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[Warning: The following story contains spoilers about Aardvark.]
Zachary Quinto’s latest film Aardvark, which premiered Friday night at the Tribeca Film Festival, features a number of fantastical elements that require a suspension of disbelief. But at its heart, the movie is about the relationship between two brothers, Josh and Craig, played by Quinto and Jon Hamm, respectively. And it’s a film that doesn’t give viewers the answers to all of the questions it raises, including how much of what Josh is seeing is real.
Both the human drama and lingering ambiguity were what Quinto found compelling enough to want to star in and produce the title via his Before the Door Pictures banner.
“When I read this script I felt like it was beautifully written, and it was an exploration of these characters, who are in many ways lost to themselves and are only able to find their way through the relationships they have with each other,” Quinto tells The Hollywood Reporter of what drew him to the project.
It didn’t hurt that the script was written by longtime friend Brian Shoaf, who has known Quinto and his producing partner Neal Dodson since their days at Carnegie Mellon University. But speaking with THR, Shoaf stresses that the directing gig wasn’t a handout but the result of him writing a script that he felt he “could see all the way through,” which was what Quinto responded to.
“I said, ‘I’m going to write this thing, and I’m going to see it through.’ So it was probably a year and half or two years into that process that I actually sent a script to Zach,” Shoaf says. “I wanted to feel like I had done everything I absolutely could … like I wasn’t just looking for a pat on the back. Like, ‘I’m making this movie, do you want to be a part of it?'”
That script started out, Shoaf explains, as the story of two brothers, “one of whom was such an amazing, brilliant actor that he literally could be anyone — it was beyond transformation. It was like Meryl Streep and Daniel Day-Lewis and then also like a sorcerer of some kind, and it would be this ongoing prank that the Josh character would never know if he was talking to a real stranger or talking to his brother.”
But then Shoaf decided to ground that abstract concept with a backstory about how the brothers had been driven apart by a psychological condition, like “if Josh was prone to seeing things anyway and had experienced hallucinations and had experienced a psychotic break and these things that come up in the story.”
“And that in fact Craig wasn’t Daniel Day-Lewis meets Meryl Streep, he was like a guy on a [broadcast network] drama. So he was an actor, but he wasn’t a great one necessarily, just more of like a lucky one,” Shoaf says. “So that I think adds a layer in the sense that — the little brother looking up to the big brother and what pressure the big brother feels and then adding that the big brother is also a bit of a narcissist himself, so he actually wants nothing to do with him at all and then kind of pulls away and pulls away, so eventually they’re completely estranged.”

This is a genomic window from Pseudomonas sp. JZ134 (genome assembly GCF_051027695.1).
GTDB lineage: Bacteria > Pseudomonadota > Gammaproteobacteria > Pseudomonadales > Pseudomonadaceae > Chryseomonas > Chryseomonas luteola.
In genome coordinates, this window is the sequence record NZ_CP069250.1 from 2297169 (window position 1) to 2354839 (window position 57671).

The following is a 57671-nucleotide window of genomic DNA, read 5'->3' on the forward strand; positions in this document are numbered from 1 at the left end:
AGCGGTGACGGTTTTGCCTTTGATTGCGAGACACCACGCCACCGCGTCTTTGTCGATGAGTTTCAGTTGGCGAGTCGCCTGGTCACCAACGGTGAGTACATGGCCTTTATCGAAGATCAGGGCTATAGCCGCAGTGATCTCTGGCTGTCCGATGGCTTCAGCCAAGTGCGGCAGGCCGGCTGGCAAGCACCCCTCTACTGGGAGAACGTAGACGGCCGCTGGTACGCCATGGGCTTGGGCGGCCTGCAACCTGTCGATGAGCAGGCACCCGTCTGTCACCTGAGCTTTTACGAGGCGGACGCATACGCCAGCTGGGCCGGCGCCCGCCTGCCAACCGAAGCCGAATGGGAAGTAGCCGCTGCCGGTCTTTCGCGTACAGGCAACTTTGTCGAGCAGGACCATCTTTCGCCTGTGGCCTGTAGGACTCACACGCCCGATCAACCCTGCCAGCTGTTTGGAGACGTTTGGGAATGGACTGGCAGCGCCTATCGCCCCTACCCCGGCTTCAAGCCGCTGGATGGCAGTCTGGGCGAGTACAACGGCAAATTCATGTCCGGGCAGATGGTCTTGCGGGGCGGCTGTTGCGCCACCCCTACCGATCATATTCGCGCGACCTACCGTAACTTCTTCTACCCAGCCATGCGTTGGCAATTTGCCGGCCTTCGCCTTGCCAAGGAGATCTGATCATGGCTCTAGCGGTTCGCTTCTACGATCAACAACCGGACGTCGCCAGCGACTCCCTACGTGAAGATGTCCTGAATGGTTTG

He then decided to add the third main character, Josh’s therapist, Emily (Jenny Slate), but he wanted to make sure that she had her own story.
“She wasn’t just there to be a cipher for him or a foil or someone for him to bounce his problems off of, but she has a complete life of her own,” he explains.
The therapist storyline brings in the concept of mental illness, but although Quinto did “a lot of reading about various mental health issues,” he argues the main issue presented to the audience is what’s real and what’s not.
“Is this somebody who is struggling with manic depression and bipolar disorder? Is this somebody that crosses the line into some degree of schizophrenia? Are these hallucinations or are these actual people and actual relationships that he’s cultivating in his life in certain ways? The thing about Josh to me is he’s someone who’s hanging on, he’s highly functioning no matter what he’s up against,” the actor says. “He’s somebody whose commitment is to not be brought down by his struggles and to overcome them and remain a viable and contributing member of society in whatever way he can. He’s seeking help, he’s seeking some resolution within himself, and I find that quite unique and quite interesting in exploring a character and exploring a story. There were certain aspects of mental health disorders that I engaged in my portrayal of the character, but what I think’s important with this story is we don’t have the answers.”
Still, making a movie in which a character (Josh) not only believes his brother appears to him as various characters and completely transforms himself into these other people but features scenes in which Josh is interacting with these other people, as his brother in disguise, was somewhat of a challenge from a producing standpoint, Dodson concedes.